What Would You Do? is the title of the ABC Television Network program hosted by John Quinones but it also could be a symbolic seque of this journalist’s own life. As he shared his own story with students and others attending the Hispanic Heritage event Sept. 14 in the Tivoli Turnhalle, the personal choices Quinones has made became clear.
From his childhood in the Texas migrant farmworker community to becoming a highly respected, international correspondent, Quinones worked hard to achieve success. He recalled at age 18 getting an internship at a radio station in the San Antonio area. In order to lose his accent, he described spending time practicing in the back of the studio, which also housed horses.
UC Denver grad student Lynda Aguado (pictured with Quinones) identified with Quinones’ struggles, “I did not realize how far he has come given that English is his second language, and that he comes from a low-income family. As someone who shares a similar background, I really felt inspired to practice persistence and to embrace the resilience that has driven me to succeed despite limited resources.”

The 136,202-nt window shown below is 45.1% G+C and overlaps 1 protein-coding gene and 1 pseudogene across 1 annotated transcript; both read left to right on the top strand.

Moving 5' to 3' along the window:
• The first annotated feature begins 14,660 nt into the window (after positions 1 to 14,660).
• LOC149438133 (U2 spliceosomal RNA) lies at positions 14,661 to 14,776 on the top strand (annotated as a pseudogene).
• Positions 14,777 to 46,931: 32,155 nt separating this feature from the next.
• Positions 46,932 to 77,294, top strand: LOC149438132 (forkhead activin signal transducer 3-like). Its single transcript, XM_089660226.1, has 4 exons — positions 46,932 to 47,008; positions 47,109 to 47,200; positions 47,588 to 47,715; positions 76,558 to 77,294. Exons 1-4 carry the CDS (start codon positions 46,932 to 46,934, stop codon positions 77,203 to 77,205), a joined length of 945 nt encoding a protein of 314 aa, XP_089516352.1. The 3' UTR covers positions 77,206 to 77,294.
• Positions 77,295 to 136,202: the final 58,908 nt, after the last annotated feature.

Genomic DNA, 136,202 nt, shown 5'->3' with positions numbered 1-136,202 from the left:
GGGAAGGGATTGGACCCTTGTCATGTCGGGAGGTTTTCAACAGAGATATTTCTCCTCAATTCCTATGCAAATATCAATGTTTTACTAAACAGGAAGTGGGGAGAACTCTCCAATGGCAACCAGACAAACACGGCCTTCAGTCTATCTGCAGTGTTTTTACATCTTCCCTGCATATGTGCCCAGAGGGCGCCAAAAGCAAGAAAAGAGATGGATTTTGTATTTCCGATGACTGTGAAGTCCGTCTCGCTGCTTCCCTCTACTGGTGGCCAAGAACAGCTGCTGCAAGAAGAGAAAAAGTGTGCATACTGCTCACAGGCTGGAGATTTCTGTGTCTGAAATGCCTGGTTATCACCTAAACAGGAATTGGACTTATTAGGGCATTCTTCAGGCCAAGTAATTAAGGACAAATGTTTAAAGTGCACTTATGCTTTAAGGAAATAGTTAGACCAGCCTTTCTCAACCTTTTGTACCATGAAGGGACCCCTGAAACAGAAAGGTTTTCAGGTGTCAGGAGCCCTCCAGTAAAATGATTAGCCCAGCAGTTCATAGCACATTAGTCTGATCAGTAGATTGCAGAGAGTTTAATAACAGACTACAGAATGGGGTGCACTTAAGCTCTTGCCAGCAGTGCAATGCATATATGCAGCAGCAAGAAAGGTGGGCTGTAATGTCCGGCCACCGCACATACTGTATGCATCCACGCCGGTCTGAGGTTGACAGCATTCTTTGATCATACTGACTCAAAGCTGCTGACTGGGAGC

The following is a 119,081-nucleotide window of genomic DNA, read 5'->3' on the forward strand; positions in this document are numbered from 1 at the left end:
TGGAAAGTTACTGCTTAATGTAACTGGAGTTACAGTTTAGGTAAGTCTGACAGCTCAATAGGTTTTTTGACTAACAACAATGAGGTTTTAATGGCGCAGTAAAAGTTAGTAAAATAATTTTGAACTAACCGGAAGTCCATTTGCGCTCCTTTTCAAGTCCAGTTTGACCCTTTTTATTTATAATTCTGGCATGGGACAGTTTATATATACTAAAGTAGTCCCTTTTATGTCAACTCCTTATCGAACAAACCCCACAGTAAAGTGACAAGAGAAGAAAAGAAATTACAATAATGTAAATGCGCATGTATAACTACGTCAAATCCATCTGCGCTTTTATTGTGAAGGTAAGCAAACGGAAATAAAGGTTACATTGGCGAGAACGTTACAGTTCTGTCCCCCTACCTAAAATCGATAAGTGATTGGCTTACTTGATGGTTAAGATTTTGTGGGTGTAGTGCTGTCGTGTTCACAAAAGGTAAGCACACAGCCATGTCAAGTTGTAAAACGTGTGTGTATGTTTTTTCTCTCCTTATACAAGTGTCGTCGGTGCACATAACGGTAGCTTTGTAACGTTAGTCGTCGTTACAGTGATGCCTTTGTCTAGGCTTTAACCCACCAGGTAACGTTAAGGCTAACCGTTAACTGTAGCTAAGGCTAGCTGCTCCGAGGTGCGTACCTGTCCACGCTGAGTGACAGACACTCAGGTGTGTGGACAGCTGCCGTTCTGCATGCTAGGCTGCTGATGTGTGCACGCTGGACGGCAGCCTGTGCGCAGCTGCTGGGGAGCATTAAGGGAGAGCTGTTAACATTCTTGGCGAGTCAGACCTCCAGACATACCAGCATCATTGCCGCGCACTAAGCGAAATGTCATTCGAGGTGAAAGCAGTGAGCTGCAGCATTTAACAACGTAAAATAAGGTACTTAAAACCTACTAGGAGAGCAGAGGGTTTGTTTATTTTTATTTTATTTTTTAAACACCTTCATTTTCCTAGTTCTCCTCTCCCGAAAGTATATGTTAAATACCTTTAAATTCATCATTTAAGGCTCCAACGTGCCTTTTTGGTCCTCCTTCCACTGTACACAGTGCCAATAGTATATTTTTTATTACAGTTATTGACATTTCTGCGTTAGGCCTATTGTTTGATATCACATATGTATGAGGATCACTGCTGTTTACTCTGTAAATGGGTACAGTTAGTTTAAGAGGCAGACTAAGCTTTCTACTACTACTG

Quinones earned an undergraduate degree in political science and speech and later accepted a fellowship in journalism at Columbia University where he completed graduate work. That led to a television reporting job in Chicago and eventually landed him at ABC News based in New York but covering Central America for 10 years. “It was a great time professionally, and I learned so much,” Quinones said, “but I wanted to tell longer stories,” as is done on programs such as 20/20 and Primetime. He finally got that chance with What Would You Do?
For journalists, Quinones said “our job is to shine a light on the darkest corners.” One story he reported that continues to motivate his storytelling is the frustration of a young woman he interviewed who was being deported to Central America. She spoke only English but had been brought into the U.S. as an infant by her illegal immigrant parents.
To achieve his dream to tell such stories, Quinones said he had to demand it and keep pushing. He encouraged the students to also hold fast to their dreams.